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Recognising the gender gap – getting more men into nursing

15th July 2020

Martin Bollard is Associate Professor and Project Manager of the HealthPro project (Careers in Healthcare), at the School of Nursing, Midwifery and Health, Coventry University. He tells us why it’s so important to recognise the gender gap and get more men into health professions.

Image of a man in a green shirt and a white background

Since registering as a nurse in 1989, I have always been aware how the profession has attracted more women than men. But why in this supposedly more enlightened stage of the 21st century is this still the case?

On a personal level, I can remember beginning my training with friends saying he is going to become a male nurse – illustrating the gendered distinction early on for me.

During my training there were times I felt I was treated differently. Strong evidence exists showing men in their nursing careers are treated differently to women. Just look at the disproportionate amount that men earn and the extent to which they reach more senior positions than women.

Explanations for this refer to vertical gender segregation. This maintains that even when institutions are dominated by women, men benefit from an organisational logic which privileges the characteristics associated with being male, such as assertiveness, leadership and rational thought (see Acker, 1990).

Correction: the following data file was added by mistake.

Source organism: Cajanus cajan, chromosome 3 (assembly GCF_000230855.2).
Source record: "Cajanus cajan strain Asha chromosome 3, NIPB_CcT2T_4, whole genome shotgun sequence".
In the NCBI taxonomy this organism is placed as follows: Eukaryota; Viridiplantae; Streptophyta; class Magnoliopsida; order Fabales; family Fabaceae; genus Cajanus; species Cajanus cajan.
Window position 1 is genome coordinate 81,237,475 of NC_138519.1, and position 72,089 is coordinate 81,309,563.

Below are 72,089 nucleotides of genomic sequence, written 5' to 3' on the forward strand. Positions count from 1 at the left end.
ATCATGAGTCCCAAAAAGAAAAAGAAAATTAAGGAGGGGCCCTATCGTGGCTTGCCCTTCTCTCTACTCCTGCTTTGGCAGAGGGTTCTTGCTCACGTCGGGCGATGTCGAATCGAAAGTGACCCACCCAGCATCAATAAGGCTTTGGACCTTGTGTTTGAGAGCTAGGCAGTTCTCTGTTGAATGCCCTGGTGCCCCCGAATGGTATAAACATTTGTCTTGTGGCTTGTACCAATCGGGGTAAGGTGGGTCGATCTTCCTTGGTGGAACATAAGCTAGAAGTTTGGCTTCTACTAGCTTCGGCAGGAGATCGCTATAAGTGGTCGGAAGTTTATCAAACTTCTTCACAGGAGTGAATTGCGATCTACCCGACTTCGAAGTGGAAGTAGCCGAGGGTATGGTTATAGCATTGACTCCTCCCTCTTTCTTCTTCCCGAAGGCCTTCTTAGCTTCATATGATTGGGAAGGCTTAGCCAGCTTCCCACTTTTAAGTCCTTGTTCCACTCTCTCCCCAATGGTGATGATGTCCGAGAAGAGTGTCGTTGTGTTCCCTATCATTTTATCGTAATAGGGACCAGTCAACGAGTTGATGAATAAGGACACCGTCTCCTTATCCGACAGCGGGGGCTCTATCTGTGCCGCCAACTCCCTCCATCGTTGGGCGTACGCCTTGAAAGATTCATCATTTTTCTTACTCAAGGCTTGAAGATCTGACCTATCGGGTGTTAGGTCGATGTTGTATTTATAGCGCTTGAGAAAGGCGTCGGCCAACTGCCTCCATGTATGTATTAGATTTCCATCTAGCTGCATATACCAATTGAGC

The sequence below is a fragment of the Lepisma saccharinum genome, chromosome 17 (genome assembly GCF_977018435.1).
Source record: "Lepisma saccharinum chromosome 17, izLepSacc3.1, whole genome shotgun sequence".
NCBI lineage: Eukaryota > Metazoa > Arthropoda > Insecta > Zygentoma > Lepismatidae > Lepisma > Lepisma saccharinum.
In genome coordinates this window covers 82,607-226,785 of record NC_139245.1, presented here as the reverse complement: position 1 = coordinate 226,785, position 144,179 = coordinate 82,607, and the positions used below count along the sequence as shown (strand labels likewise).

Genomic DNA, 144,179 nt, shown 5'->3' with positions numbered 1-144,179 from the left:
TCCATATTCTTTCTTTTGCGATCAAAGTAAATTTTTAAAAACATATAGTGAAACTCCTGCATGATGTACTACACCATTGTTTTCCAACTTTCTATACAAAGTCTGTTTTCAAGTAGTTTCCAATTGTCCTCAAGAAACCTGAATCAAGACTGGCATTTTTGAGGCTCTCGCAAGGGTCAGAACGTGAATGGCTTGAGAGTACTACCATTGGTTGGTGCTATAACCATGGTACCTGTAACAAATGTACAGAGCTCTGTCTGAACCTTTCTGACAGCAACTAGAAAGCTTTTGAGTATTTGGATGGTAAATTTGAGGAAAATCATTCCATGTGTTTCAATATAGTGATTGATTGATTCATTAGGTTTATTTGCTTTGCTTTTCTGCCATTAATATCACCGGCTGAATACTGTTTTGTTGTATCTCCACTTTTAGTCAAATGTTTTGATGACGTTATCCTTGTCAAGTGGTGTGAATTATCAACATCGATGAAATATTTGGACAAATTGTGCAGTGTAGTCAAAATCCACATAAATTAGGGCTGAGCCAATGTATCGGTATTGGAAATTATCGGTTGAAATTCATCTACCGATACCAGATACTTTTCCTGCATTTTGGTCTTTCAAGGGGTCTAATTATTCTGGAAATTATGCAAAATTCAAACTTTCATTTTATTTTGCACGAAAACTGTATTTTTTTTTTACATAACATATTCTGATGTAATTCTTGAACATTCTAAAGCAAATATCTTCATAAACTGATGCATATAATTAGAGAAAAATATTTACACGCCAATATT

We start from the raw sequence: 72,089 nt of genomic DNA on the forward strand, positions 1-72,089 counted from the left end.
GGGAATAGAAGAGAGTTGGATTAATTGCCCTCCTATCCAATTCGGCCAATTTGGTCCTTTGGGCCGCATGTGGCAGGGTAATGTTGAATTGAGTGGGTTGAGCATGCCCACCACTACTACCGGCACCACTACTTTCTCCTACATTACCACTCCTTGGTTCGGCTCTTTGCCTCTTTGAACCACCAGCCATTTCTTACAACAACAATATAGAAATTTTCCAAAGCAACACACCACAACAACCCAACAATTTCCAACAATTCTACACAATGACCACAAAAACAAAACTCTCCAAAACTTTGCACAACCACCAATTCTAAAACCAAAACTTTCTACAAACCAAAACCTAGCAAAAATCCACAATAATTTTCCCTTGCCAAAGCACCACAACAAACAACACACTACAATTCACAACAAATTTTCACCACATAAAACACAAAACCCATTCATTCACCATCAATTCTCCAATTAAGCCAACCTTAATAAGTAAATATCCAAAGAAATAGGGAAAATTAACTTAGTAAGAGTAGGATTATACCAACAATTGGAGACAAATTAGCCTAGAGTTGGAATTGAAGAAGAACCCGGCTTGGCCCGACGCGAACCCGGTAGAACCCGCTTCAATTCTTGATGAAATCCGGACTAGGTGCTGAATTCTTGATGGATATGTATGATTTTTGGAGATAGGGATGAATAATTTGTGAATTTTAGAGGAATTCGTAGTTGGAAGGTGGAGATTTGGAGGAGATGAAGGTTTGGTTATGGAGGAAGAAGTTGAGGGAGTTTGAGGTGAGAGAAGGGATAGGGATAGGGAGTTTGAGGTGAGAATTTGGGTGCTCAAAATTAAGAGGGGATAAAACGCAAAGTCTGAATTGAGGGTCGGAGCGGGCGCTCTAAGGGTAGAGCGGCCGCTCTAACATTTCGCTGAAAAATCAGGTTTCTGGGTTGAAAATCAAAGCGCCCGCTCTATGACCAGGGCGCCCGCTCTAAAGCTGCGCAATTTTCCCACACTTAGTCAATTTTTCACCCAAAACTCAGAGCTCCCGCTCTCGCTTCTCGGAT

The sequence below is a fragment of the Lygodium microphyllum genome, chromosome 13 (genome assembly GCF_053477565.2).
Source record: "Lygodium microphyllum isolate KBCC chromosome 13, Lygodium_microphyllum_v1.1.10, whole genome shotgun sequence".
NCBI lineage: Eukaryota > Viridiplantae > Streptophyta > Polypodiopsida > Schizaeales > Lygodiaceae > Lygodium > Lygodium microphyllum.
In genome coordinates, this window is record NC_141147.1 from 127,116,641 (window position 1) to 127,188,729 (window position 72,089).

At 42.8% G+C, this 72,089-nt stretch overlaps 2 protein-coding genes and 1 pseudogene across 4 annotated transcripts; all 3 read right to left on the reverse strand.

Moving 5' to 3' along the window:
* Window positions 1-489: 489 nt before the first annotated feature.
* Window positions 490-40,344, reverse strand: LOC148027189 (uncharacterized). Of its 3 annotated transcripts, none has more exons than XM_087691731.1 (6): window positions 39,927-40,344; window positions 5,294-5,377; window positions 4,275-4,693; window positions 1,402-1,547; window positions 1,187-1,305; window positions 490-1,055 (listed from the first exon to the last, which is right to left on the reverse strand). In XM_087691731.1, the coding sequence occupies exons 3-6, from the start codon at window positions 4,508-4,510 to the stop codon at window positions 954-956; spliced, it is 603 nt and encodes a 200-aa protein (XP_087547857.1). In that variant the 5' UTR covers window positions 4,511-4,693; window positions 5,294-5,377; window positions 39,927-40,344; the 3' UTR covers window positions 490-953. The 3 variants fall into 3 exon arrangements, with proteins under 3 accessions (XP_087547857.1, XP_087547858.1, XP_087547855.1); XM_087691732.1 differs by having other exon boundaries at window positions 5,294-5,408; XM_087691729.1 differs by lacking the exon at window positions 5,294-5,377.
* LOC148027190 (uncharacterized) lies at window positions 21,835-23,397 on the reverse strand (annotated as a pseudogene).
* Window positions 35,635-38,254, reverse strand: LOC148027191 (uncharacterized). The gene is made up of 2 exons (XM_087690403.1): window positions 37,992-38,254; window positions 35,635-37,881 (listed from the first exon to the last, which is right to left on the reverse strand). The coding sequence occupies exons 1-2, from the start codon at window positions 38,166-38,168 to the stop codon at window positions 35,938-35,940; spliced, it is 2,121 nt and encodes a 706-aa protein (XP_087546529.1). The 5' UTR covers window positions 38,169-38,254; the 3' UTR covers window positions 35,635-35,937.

Thirty years on, these masculine attributes seem out of kilter.

It’s more than just caring and applying practical skills. It involves distilling high levels of evidence to make safe, intuitive and informed practice decisions, leading and working alongside others in very dynamic and fast paced environments.

The Covid-19 pandemic has exposed us all to the dynamic and challenging work situations currently facing nursing and health professions. Why wouldn’t more men want to join the health professional family and be celebrated by a regular worldwide Thursday applause?

Recognising the gender gap in nursing and allied health professionals, a team at Coventry University secured funding from the Office for Students to explore different marketing methods to attract more males into the diverse range of nursing and health careers.

HealthPro has developed 14 bespoke YouTube videos capturing this complexity and showing why individual men have chosen nursing and healthcare as a second career. The men briefly explain their transferable skills and how these have flourished in their chosen health care profession.

We are also developing apps with simulated skill scenarios, virtual reality and gamification that we hope will attract more men into nursing and health career.

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